Tardigrades have attracted the attention of researchers with their amazing endurance. They withstand enormous temperatures, high doses of ionizing radiation, resistant to harsh atmospheric factors and high pressure, used in experiments in outer space and survive in conditions of many years of lack of moisture.

At the same time, they have tiny sizes (the body of tardigrades has a size of 0.1-1.5 mm) and a very slow speed of movement (only 2-3 mm per minute).

Suppose tardigrades would grow to the size of an average cat. Would they have the same survival rate if everything else (conditions and habitat) had not changed? Would size scaling affect their bodily functions in any way?

Partially, this topic answers my question, but I would like to know if tardigrades have any features here too.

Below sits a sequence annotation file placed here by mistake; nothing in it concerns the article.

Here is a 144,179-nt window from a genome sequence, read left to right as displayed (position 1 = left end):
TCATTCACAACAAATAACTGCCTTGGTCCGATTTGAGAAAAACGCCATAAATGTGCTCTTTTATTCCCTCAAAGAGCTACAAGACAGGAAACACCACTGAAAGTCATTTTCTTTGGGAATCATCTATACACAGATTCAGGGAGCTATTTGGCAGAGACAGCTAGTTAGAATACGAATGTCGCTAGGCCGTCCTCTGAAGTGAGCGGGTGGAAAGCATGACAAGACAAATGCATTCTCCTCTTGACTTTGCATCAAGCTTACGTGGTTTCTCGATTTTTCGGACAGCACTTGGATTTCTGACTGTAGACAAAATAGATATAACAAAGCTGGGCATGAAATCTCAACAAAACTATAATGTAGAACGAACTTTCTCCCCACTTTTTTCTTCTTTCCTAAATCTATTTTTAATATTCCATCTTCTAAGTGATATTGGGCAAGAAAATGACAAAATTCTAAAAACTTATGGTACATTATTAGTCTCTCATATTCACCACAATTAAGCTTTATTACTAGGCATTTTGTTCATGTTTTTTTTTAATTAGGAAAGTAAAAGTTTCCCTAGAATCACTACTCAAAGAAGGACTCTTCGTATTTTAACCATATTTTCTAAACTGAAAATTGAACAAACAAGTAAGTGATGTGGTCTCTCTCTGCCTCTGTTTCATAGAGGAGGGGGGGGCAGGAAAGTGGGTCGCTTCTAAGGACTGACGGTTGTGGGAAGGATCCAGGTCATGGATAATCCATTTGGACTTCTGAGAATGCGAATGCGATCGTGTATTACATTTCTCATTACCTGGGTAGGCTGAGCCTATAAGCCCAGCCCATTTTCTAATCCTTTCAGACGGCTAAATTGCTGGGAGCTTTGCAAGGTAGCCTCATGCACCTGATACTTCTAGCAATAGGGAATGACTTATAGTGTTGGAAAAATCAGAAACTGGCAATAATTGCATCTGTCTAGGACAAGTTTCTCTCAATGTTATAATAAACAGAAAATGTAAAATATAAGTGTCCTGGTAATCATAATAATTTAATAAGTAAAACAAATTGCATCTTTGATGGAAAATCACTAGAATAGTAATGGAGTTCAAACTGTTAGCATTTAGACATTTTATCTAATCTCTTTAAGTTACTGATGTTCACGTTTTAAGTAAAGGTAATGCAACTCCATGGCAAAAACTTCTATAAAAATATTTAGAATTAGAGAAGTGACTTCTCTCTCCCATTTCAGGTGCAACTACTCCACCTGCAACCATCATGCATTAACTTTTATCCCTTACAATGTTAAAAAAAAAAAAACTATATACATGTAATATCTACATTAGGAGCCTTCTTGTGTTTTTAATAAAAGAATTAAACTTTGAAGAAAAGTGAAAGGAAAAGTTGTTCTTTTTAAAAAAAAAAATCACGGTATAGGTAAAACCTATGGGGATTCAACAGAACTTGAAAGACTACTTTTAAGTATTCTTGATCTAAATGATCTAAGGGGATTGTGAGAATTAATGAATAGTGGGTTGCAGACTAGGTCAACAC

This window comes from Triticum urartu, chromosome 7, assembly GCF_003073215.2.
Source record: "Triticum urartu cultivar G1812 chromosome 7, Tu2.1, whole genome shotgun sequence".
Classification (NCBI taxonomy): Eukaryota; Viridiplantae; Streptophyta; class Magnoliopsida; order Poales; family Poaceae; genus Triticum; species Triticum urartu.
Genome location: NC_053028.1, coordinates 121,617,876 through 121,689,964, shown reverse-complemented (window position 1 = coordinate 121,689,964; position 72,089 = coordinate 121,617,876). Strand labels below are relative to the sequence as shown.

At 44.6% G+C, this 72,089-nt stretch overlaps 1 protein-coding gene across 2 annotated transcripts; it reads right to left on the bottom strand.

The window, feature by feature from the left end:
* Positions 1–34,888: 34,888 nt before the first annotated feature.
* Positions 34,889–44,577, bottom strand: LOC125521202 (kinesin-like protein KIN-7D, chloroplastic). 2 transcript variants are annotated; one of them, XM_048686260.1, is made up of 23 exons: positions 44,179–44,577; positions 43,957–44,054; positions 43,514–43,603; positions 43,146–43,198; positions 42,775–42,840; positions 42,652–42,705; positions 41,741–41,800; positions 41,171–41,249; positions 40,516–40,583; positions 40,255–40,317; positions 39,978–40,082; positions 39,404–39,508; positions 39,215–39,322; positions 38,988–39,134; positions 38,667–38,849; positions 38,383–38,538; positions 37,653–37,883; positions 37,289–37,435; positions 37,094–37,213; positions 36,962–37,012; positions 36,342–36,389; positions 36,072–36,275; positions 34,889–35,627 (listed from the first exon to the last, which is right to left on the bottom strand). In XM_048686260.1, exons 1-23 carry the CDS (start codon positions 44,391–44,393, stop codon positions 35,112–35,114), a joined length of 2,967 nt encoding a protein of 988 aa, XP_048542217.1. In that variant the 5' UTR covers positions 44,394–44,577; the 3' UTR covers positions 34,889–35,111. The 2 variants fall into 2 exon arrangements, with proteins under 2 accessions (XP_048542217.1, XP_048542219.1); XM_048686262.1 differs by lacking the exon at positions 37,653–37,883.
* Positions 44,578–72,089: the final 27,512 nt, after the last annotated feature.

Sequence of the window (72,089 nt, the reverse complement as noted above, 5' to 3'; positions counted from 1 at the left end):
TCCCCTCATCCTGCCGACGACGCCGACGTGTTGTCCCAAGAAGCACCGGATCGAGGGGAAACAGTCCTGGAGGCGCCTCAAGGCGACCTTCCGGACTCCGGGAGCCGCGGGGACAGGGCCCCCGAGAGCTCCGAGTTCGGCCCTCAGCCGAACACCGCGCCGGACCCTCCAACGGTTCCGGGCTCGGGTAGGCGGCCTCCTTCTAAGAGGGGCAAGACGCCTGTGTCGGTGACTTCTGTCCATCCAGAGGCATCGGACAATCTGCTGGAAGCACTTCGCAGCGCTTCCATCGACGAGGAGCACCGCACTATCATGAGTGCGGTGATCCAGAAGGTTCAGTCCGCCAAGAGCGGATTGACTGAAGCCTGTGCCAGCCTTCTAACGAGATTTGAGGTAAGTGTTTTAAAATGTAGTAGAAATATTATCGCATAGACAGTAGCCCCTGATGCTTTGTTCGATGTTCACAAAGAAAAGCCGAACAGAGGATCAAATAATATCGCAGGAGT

What are some examples of scaling laws in biology?

EDIT: Very interesting topic left unattended

  • $\begingroup$ I doubt that this could be answered by any scientific study as it isn't something that is possible to do in science, so would mostly be speculation, which doesn't fit well here. There are giant plant cells (e.g. Caulerpa taxifolia (multi-nucleate) and Valonia ventricosa), and things like island gigantism in animals, but it isn't several orders of magnitude change there. You might look at reptiles (e.g. chameleons) for some animals with an order of magnitude size range. $\endgroup$
    – bob1
    Commented Jul 8 at 20:47


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